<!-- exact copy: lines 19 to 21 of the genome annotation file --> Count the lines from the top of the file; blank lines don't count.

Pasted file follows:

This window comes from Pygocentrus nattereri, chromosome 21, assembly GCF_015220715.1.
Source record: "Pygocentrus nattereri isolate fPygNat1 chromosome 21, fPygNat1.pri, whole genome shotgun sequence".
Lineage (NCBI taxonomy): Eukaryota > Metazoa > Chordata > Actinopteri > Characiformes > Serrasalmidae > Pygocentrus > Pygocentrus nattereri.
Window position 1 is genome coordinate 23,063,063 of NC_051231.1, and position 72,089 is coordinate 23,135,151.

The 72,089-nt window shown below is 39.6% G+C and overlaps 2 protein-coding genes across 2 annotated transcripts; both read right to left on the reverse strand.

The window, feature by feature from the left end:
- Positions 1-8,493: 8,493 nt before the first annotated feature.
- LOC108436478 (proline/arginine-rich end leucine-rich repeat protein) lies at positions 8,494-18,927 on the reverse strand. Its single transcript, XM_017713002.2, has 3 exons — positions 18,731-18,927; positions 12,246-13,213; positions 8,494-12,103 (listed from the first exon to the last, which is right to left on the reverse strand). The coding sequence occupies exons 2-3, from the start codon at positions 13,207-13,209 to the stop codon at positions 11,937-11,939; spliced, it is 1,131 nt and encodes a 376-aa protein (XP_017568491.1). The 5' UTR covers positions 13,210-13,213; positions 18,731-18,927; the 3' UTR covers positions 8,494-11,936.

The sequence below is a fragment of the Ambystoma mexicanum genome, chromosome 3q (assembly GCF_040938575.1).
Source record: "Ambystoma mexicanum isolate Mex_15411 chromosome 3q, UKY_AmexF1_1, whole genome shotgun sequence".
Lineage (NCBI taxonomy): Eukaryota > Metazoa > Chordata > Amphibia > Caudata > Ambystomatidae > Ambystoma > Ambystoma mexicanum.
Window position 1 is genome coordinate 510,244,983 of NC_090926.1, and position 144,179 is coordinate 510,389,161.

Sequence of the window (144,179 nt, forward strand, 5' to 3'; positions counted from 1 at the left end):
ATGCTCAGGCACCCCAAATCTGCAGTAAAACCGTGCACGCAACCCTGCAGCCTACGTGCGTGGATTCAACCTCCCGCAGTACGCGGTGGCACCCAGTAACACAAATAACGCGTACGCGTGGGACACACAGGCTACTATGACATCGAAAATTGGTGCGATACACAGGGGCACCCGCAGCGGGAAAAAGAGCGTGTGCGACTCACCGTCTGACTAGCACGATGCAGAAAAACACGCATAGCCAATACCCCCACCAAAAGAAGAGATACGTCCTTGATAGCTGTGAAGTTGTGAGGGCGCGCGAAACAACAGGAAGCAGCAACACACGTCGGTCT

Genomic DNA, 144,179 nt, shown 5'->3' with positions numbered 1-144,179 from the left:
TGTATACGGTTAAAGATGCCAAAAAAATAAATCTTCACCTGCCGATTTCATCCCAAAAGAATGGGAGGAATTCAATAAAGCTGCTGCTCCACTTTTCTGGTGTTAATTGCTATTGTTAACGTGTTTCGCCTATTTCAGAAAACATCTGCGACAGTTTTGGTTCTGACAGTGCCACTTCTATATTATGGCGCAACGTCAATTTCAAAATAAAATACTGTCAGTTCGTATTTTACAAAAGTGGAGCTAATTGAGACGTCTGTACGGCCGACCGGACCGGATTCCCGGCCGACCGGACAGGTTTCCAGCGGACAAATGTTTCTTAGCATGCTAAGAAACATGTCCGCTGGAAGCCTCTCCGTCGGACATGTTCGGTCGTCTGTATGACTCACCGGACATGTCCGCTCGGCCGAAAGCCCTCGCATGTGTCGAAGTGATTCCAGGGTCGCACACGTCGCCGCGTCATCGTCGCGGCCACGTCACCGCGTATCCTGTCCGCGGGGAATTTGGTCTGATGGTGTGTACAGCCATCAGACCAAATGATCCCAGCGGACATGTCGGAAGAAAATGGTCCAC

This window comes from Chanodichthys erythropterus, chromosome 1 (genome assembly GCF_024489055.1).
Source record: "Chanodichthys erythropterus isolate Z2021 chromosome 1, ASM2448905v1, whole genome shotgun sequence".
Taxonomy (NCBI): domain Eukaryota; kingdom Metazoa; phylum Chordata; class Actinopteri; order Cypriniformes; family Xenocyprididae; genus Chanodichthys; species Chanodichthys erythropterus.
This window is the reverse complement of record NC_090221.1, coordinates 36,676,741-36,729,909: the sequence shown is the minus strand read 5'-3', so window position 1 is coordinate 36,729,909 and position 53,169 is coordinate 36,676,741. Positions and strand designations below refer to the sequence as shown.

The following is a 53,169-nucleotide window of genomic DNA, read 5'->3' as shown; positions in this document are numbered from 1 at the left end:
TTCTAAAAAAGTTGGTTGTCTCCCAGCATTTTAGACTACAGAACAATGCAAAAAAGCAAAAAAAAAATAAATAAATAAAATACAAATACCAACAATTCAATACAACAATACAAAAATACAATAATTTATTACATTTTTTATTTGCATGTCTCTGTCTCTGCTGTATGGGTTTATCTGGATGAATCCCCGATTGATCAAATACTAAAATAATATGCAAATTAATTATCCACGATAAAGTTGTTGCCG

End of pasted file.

Taxonomy (NCBI): domain Eukaryota; kingdom Metazoa; phylum Chordata; class Actinopteri; order Cypriniformes; family Xenocyprididae; genus Chanodichthys; species Chanodichthys erythropterus.
This window is the reverse complement of record NC_090221.1, coordinates 36,676,741-36,729,909: the sequence shown is the minus strand read 5'-3', so window position 1 is coordinate 36,729,909 and position 53,169 is coordinate 36,676,741. Positions and strand designations below refer to the sequence as shown.

The following is a 53,169-nucleotide window of genomic DNA, read 5'->3' as shown; positions in this document are numbered from 1 at the left end: